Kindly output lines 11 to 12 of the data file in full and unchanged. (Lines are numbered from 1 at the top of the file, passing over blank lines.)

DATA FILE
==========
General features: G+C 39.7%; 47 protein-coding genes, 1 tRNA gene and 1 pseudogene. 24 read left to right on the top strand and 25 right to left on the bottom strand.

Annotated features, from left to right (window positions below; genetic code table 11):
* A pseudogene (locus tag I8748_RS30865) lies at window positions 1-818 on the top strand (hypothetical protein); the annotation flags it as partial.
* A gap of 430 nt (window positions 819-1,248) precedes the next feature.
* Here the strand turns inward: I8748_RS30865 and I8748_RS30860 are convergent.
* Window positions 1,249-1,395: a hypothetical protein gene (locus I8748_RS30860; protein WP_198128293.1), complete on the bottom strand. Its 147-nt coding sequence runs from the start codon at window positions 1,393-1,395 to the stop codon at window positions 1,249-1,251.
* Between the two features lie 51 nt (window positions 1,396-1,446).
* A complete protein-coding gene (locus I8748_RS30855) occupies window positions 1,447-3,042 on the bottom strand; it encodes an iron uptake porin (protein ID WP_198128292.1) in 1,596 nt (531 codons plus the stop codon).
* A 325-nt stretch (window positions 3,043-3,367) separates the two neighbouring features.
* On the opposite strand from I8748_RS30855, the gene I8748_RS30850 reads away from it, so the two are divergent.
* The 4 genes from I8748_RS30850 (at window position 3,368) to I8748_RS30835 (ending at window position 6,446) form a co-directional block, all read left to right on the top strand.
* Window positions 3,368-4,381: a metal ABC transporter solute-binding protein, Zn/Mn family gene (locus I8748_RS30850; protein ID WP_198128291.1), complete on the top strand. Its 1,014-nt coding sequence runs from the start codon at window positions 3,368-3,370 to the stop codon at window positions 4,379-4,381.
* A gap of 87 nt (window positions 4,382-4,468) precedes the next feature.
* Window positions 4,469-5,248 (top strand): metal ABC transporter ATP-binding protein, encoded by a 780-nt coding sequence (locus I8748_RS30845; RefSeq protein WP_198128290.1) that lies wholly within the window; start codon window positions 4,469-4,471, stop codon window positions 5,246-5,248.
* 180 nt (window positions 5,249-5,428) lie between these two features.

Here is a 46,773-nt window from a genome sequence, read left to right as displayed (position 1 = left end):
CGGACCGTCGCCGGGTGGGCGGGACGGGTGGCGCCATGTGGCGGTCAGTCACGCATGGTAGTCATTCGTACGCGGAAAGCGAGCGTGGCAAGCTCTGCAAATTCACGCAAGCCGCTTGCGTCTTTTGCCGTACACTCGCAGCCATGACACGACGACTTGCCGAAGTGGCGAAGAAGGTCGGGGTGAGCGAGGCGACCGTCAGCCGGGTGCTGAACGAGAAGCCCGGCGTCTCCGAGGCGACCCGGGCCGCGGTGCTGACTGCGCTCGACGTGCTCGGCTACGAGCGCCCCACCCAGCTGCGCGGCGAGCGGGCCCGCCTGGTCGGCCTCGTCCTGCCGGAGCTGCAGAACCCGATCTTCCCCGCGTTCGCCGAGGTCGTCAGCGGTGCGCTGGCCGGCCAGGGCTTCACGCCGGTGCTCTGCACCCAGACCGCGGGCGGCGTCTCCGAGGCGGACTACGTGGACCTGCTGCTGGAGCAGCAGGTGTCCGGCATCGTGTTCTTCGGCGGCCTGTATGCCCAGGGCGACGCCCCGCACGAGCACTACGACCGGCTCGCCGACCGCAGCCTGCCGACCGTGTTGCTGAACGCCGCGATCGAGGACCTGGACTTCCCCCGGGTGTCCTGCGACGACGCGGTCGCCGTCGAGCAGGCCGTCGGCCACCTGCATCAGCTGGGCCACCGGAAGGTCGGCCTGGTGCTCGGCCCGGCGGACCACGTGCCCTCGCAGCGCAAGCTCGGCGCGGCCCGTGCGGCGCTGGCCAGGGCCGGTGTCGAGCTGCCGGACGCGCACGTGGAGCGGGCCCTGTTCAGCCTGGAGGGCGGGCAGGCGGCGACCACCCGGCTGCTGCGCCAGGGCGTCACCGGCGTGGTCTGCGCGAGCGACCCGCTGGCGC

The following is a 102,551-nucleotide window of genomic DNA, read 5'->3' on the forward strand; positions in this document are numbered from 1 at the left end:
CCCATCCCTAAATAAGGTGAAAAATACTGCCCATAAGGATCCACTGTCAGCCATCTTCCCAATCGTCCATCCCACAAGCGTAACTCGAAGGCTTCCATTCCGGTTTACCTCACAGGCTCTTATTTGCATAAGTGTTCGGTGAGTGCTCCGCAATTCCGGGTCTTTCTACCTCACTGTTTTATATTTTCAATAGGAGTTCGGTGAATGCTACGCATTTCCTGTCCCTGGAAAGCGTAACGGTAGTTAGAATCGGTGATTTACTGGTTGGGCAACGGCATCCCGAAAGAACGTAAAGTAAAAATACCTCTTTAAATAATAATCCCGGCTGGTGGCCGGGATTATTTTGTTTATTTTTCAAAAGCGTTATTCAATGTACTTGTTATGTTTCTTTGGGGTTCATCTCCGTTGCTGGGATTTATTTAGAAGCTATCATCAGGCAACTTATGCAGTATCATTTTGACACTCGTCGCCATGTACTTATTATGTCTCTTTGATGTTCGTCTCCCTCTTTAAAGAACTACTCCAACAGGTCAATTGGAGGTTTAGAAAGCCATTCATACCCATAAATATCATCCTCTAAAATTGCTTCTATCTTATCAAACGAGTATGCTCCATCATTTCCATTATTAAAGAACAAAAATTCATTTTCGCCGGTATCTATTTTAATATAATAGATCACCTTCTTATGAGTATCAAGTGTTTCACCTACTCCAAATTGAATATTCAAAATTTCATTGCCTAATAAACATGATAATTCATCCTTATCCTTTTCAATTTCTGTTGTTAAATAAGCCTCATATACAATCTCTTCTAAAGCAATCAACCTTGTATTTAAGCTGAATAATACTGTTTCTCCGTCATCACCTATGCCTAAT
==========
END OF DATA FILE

* The 4 genes from I8748_RS30850 (at window position 3,368) to I8748_RS30835 (ending at window position 6,446) form a co-directional block, all read left to right on the top strand.
* Window positions 3,368-4,381: a metal ABC transporter solute-binding protein, Zn/Mn family gene (locus I8748_RS30850; protein ID WP_198128291.1), complete on the top strand. Its 1,014-nt coding sequence runs from the start codon at window positions 3,368-3,370 to the stop codon at window positions 4,379-4,381.